Lessons from listening to my children never end … some are funny, some are practical and some seemingly come from heaven

I admit it: I use my kids for material.

I do my best to make note of the funny things they say so I can repeat them afterwards to an audience of doting family members and vaguely interested friends.

“We turned Henry’s car seat around this week. He spent the whole first ride yelling one-word reviews every few minutes: ‘WOW! GO! YAY!”

Thank you, I’ll be here all week.

But seriously, folks … I love listening to my kids. It’s one of the gifts of parenthood, to be able to hear things from a child’s perspective … their silliness, their accidental insights; their genuine wisdom.

It’s also a survival tactic.

Once, while my then-potty training 2-year-old daughter was taking a bath, I caught the tail end of a conversation she was having with her 4-year-old brother.

“That’s OK, Norah. Just go in the tub.”

Preventative measures followed. It pays to listen.

Preventative measures followed. It pays to listen.

Listening also leads to understanding, important with little ones who are still learning to communicate.

When my daughter was 2, she loved purple with an undying love. Anytime she spotted anything purple, she went crazy … and, naturally, claimed that object as her rightful property. Then, purple became an adjective: her snow-white teddy bear became her “purple teddy bear.”

Sometime in this stage, Father’s Day came along, and we sat down to make a card for her Daddy. I asked the kids what they wanted to say … the then-4-year-old said something nice about how he likes to play with Daddy. Norah’s message was brief and to the point:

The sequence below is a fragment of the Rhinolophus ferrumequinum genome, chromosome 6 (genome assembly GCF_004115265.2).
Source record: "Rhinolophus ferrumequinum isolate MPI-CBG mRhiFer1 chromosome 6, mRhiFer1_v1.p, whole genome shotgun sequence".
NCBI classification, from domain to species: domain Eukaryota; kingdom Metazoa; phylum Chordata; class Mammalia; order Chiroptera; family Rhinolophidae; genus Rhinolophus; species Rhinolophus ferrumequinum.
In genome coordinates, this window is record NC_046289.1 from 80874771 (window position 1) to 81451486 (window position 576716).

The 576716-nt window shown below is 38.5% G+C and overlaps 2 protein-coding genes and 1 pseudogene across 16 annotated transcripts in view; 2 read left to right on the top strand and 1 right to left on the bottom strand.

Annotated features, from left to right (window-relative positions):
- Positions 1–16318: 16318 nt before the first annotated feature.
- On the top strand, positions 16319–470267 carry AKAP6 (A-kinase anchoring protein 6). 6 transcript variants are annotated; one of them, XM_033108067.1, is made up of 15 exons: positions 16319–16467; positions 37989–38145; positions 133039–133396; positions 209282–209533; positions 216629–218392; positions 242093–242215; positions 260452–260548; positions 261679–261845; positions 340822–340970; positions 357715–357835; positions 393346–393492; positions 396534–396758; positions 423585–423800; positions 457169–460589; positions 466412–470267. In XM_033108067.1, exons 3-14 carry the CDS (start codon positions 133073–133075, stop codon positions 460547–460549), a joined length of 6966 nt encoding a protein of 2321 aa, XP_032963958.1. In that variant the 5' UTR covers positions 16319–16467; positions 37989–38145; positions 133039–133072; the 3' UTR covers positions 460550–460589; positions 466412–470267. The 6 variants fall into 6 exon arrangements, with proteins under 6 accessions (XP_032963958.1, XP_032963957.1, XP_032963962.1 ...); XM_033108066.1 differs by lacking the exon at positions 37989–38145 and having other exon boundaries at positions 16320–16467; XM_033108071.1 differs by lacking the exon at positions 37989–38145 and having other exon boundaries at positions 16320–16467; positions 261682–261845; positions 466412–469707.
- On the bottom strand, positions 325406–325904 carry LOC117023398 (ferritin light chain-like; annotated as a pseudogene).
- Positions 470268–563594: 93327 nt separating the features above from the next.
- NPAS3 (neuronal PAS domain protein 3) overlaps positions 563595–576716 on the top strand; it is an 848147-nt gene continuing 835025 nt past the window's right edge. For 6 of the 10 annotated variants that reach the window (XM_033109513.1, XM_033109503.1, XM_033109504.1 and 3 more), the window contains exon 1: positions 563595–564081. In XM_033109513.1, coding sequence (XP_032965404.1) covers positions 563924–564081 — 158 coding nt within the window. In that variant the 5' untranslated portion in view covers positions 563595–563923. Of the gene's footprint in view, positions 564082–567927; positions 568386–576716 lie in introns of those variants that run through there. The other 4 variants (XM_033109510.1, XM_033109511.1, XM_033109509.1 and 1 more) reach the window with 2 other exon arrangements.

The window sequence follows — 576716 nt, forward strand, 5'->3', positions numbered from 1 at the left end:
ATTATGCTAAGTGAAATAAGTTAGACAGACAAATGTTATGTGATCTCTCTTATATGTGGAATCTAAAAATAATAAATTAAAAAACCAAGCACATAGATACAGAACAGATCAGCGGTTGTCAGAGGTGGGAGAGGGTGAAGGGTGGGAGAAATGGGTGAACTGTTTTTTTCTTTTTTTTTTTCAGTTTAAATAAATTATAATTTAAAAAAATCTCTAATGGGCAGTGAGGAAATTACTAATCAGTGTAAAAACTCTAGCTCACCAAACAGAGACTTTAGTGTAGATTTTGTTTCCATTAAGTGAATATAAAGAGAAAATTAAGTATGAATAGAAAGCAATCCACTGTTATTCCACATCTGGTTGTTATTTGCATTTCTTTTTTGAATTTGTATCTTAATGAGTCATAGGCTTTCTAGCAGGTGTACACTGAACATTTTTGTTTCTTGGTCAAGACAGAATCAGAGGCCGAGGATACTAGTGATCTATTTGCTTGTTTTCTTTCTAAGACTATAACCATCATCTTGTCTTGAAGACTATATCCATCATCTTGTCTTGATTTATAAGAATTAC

“Purple Daddy.”

The highest honor she could bestow.

Sometimes the things they say are spot-on.

I remember trying to explain Valentine’s Day to my oldest when he was about 2. I said it was a day to be grateful for those we love.

Me: Elliot, who are some of the people we love? Mimi?

Elliot: Mimi! And Daddy!

Me: Yes, we love Daddy!

Elliot: And Norah Lee.

Me: And our Norah Lee.

Elliot: And cookie.

Another time, more recently, I tried to explain the concept of college to my daughter, now age 3, as we drove by the Texas Tech campus.  I said after you were done with preschool, which she is currently attending, you went to kindergarten. And then you went to grade school, then high school and then college.

‘That’s too many things Mom.’

“That’s too many things, Mom,” she said.

Fair point.

And then there’s the times when they cut through to the heart of the matter.

Recently, a dear friend who loves me enough to love my children, too, was paying us a visit. After playing with her for a while, Elliot, now 5, paused and looked at her thoughtfully for a moment. Then, nodding his head as if he’d made up his mind, he said,

“I really love you.”

There is something precious and pure about such words from children. They’re like a little spring of water, unpolluted by the lies, wounds and heartache that make adults afraid to say what’s true … or worse, have made them forget what is true. When I listen to my children, it helps me sort through the muck and find that little spring inside myself … to be honest and unafraid.

I want to share one more precious insight with you.

Recently, my son began asking questions about death.

He wanted to know if we could go visit my mom, who passed away almost two years ago. We’d been talking about the mansions Jesus went to prepare for us, and how He had made one for Mimi.

“Can we go see her house?” Elliot asked.

My husband and I explained that we don’t get to go see those houses until we die. After that, if we know Jesus, He will take us there, to heaven.

Elliot paused, thinking.

‘So when you die, Jesus carries you?’ ‘Yes, sweet boy. He does.’

“So when you die, Jesus carries you?” he asked.

Yes, sweet boy. He does.